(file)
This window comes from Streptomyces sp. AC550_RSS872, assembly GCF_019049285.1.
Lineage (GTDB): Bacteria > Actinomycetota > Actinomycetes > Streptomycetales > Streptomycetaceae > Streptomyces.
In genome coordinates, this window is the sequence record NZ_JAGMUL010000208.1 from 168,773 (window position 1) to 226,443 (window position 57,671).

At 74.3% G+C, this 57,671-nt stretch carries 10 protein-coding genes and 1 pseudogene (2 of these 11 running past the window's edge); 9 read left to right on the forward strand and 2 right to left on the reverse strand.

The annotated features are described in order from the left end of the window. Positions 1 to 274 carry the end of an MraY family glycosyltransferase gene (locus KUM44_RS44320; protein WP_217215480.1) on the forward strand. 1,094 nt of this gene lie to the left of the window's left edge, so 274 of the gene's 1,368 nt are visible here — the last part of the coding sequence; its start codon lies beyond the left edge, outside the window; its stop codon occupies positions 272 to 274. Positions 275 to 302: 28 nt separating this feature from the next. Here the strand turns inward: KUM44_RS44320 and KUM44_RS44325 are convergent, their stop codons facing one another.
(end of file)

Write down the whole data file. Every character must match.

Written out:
This window comes from Streptomyces sp. AC550_RSS872, assembly GCF_019049285.1.
Lineage (GTDB): Bacteria > Actinomycetota > Actinomycetes > Streptomycetales > Streptomycetaceae > Streptomyces.
In genome coordinates, this window is the sequence record NZ_JAGMUL010000208.1 from 168,773 (window position 1) to 226,443 (window position 57,671).

At 74.3% G+C, this 57,671-nt stretch carries 10 protein-coding genes and 1 pseudogene (2 of these 11 running past the window's edge); 9 read left to right on the forward strand and 2 right to left on the reverse strand.

The annotated features are described in order from the left end of the window. Positions 1 to 274 carry the end of an MraY family glycosyltransferase gene (locus KUM44_RS44320; protein WP_217215480.1) on the forward strand. 1,094 nt of this gene lie to the left of the window's left edge, so 274 of the gene's 1,368 nt are visible here — the last part of the coding sequence; its start codon lies beyond the left edge, outside the window; its stop codon occupies positions 272 to 274. Positions 275 to 302: 28 nt separating this feature from the next. Here the strand turns inward: KUM44_RS44320 and KUM44_RS44325 are convergent, their stop codons facing one another.